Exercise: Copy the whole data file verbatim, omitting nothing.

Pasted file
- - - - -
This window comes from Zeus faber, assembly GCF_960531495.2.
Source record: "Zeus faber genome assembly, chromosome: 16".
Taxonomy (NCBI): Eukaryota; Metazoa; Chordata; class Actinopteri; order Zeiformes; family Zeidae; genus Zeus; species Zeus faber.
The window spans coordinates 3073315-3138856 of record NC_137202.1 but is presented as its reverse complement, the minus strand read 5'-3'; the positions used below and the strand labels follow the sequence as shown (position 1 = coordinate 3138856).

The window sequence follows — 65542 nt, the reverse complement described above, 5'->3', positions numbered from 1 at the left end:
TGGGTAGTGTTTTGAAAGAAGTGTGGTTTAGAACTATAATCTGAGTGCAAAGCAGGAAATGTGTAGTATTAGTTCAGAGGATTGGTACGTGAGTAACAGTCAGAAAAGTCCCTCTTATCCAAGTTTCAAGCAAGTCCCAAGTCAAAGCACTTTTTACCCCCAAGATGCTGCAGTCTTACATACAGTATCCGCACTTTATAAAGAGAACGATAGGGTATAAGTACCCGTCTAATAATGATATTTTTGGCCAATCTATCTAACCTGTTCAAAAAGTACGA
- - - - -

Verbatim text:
This window comes from Zeus faber, assembly GCF_960531495.2.
Source record: "Zeus faber genome assembly, chromosome: 16".
Taxonomy (NCBI): Eukaryota; Metazoa; Chordata; class Actinopteri; order Zeiformes; family Zeidae; genus Zeus; species Zeus faber.
The window spans coordinates 3073315-3138856 of record NC_137202.1 but is presented as its reverse complement, the minus strand read 5'-3'; the positions used below and the strand labels follow the sequence as shown (position 1 = coordinate 3138856).

The window sequence follows — 65542 nt, the reverse complement described above, 5'->3', positions numbered from 1 at the left end:
TGGGTAGTGTTTTGAAAGAAGTGTGGTTTAGAACTATAATCTGAGTGCAAAGCAGGAAATGTGTAGTATTAGTTCAGAGGATTGGTACGTGAGTAACAGTCAGAAAAGTCCCTCTTATCCAAGTTTCAAGCAAGTCCCAAGTCAAAGCACTTTTTACCCCCAAGATGCTGCAGTCTTACATACAGTATCCGCACTTTATAAAGAGAACGATAGGGTATAAGTACCCGTCTAATAATGATATTTTTGGCCAATCTATCTAACCTGTTCAAAAAGTACGA